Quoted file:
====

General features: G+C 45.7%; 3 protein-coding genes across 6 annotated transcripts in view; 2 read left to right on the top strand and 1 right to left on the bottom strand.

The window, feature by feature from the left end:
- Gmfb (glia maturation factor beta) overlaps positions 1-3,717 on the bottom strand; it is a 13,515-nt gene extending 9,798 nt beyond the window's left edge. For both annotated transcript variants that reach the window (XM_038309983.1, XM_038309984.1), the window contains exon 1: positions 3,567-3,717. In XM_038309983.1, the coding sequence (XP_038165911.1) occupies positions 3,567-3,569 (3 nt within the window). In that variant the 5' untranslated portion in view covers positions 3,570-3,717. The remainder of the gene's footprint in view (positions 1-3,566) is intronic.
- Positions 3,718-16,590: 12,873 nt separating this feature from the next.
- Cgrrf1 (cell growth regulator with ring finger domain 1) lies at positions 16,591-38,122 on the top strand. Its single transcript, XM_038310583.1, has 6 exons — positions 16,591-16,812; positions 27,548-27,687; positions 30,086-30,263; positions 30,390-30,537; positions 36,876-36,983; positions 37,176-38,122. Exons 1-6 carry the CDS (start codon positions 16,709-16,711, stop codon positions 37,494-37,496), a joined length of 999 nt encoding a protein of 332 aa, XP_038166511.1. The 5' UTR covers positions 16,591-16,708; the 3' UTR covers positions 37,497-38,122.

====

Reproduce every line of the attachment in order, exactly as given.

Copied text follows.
General features: G+C 45.7%; 3 protein-coding genes across 6 annotated transcripts in view; 2 read left to right on the top strand and 1 right to left on the bottom strand.

The window, feature by feature from the left end:
- Gmfb (glia maturation factor beta) overlaps positions 1-3,717 on the bottom strand; it is a 13,515-nt gene extending 9,798 nt beyond the window's left edge. For both annotated transcript variants that reach the window (XM_038309983.1, XM_038309984.1), the window contains exon 1: positions 3,567-3,717. In XM_038309983.1, the coding sequence (XP_038165911.1) occupies positions 3,567-3,569 (3 nt within the window). In that variant the 5' untranslated portion in view covers positions 3,570-3,717. The remainder of the gene's footprint in view (positions 1-3,566) is intronic.
- Positions 3,718-16,590: 12,873 nt separating this feature from the next.
- Cgrrf1 (cell growth regulator with ring finger domain 1) lies at positions 16,591-38,122 on the top strand. Its single transcript, XM_038310583.1, has 6 exons — positions 16,591-16,812; positions 27,548-27,687; positions 30,086-30,263; positions 30,390-30,537; positions 36,876-36,983; positions 37,176-38,122. Exons 1-6 carry the CDS (start codon positions 16,709-16,711, stop codon positions 37,494-37,496), a joined length of 999 nt encoding a protein of 332 aa, XP_038166511.1. The 5' UTR covers positions 16,591-16,708; the 3' UTR covers positions 37,497-38,122.